Both parties have declined to comment on the settlement.

“We want to make it clear that the settlement does not prevent the former gymnast from speaking publicly about her experiences,” USA Gymnastics said in a statement Thursday.

McCabe pleaded guilty in Georgia in 2006 to federal charges of sexual exploitation of children and making false statements. He’s serving a 30-year prison sentence.

The suit sparked The Indianapolis Star’s investigation of USA Gymnastics, which exposed abuse by Larry Nassar, a former Michigan State University sports doctor, and spurred the resignations of the organization’s president and board.

Nassar, 54, pleaded guilty to molesting patients and possessing child pornography. He was sentenced this year to prison terms that will keep him locked up for life after roughly 200 women gave statements against him in two courtrooms over 10 days.

USA Gymnastics faces additional lawsuits from women who say Nassar sexually abused them. The suits allege the organization was negligent, fraudulent and intentionally inflicted emotional distress by failing to warn or protect athletes from Nassar’s abuse. The organization has denied the allegations and wants the lawsuits dismissed.

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Max Aaron retires from figure skating

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Max Aaron, a national champion and Skate America winner, has retired from competitive figure skating.

Aaron, 26, ends his career as the only Skate America men’s winner not to compete in an Olympics. He is one of three U.S. men’s champions in the last 55 years not to compete in an Olympics, along with Ryan Bradley and Rudy Galindo.

“Of course, becoming an Olympian, or having an Olympic medal would have been great to say, ride off on my white horse, but having the ability to say that I have no regrets in my entire career of figure skating, for me that is my gold medal,” Aaron said Thursday night.

Aaron, a former top USA Hockey developmental player, also figure skated growing up to help with his skating skills as one of the smaller players on his team.

He stopped playing hockey at 16 due to a broken vertebra but continued full-time with figure skating. By 2012, Aaron considered quitting figure skating after placing eighth at nationals (one year after being U.S. junior champion) and being told he wasn’t artistic enough.

But Aaron kept with it and completed a remarkable bounce back the next year, winning the U.S. title and setting himself up as a favorite to make the 2014 Olympic team.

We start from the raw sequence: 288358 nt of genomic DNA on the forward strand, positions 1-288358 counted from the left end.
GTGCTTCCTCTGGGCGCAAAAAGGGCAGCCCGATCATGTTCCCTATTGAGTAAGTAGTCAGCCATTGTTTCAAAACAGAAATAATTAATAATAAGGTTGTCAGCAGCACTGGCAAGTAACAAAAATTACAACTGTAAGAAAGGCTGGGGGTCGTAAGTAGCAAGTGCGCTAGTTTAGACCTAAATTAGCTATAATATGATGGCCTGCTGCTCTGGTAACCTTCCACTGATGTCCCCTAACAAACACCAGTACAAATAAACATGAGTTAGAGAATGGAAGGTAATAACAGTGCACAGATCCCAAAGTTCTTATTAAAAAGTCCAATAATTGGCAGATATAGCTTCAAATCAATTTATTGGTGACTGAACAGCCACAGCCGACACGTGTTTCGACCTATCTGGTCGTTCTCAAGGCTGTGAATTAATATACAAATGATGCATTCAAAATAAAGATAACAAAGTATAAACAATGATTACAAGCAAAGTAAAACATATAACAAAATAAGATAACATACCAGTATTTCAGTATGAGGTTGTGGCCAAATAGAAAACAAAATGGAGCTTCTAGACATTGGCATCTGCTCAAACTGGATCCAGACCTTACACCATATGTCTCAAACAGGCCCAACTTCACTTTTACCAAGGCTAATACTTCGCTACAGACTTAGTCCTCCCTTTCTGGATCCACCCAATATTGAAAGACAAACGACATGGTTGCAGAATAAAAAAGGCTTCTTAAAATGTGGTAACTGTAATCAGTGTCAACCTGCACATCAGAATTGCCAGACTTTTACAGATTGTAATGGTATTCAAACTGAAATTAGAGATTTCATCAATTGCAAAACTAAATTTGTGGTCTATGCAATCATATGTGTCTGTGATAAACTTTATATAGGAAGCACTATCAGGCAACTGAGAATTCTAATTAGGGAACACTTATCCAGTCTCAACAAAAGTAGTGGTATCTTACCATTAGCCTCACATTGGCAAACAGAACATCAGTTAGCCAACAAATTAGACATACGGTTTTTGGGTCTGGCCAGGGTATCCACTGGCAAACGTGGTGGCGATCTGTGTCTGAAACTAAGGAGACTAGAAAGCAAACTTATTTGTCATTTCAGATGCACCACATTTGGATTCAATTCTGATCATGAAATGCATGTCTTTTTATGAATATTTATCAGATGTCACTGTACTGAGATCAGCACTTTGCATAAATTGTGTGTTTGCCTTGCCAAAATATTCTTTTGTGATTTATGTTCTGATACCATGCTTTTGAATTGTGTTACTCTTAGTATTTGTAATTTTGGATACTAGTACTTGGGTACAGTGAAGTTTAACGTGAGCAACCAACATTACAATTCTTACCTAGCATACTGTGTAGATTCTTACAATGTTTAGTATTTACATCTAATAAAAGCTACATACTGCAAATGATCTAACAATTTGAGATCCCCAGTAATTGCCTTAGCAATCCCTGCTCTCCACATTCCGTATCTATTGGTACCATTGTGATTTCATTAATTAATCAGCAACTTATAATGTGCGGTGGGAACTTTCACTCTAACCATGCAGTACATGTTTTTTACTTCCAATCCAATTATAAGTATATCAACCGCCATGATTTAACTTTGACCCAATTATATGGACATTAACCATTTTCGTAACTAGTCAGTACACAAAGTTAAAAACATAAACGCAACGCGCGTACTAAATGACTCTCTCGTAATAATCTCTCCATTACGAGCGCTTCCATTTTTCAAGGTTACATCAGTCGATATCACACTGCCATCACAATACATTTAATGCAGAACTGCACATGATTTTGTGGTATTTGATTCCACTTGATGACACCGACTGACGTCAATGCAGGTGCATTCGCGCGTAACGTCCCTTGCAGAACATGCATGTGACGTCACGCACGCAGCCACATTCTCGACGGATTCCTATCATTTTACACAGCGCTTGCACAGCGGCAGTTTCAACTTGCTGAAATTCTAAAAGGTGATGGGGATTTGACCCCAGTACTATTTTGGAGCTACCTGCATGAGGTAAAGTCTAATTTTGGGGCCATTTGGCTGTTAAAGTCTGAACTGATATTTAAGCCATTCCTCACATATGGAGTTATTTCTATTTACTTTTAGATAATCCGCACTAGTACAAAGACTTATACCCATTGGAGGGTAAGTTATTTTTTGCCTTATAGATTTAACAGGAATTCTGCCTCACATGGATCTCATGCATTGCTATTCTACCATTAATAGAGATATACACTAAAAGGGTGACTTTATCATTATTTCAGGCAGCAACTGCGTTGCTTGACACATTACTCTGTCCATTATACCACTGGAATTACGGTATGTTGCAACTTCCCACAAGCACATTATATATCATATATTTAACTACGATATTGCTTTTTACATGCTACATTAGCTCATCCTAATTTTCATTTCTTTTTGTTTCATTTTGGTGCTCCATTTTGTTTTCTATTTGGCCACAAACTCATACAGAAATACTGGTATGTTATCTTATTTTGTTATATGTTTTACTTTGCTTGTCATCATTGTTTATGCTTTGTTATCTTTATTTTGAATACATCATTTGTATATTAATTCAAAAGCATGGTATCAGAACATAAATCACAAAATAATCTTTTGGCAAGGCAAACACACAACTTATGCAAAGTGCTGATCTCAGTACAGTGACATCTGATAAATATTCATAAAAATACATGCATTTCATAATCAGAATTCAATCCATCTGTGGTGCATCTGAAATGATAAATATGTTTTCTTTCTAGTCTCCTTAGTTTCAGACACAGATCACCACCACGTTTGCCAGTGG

But Aaron ended up third at the 2014 U.S. Championships. The two Sochi Olympic spots went to Jeremy Abbott and Jason Brown.

Aaron continued, becoming the first U.S. man to win Skate America in six years in 2015 and topping the short program at the 2016 U.S. Championships before ultimately finishing second to Adam Rippon.

Aaron plummeted to ninth at the 2017 U.S. Championships, coming back from offseason hernia surgery, but returned to the Olympic team radar last fall with a personal-best free skate at Cup of China, including three landed quadruple jumps. He went into the 2018 U.S. Championships ranking third among American men for the season.

But Aaron was again ninth at nationals, missing the Olympic team. He was called on to compete at last month’s world championships as the third alternate after Rippon, Ross Miner and Brown all passed.

Aaron had stopped skating and instead was training for a triathlon. He went to worlds in Milan on two weeks of training and finished 11th, a result that helped the U.S. keep three men’s spots for 2019 Worlds. Nathan Chen won the world title, but Vincent Zhou was 14th. The U.S. needed its second man to be 12th or better to go along with Chen’s first place to ensure three spots next year. Aaron reportedly said at worlds that it may have been his last competition.

Aaron said he’s started a job with Merrill Lynch.

“It’s really been a great ride. I have no regrets,” he said. “That’s one thing that I always told myself, in sport, in life, I want to have no regrets, and I can honestly say, with the help from my coaches and friends, that I have no regrets in the sport.”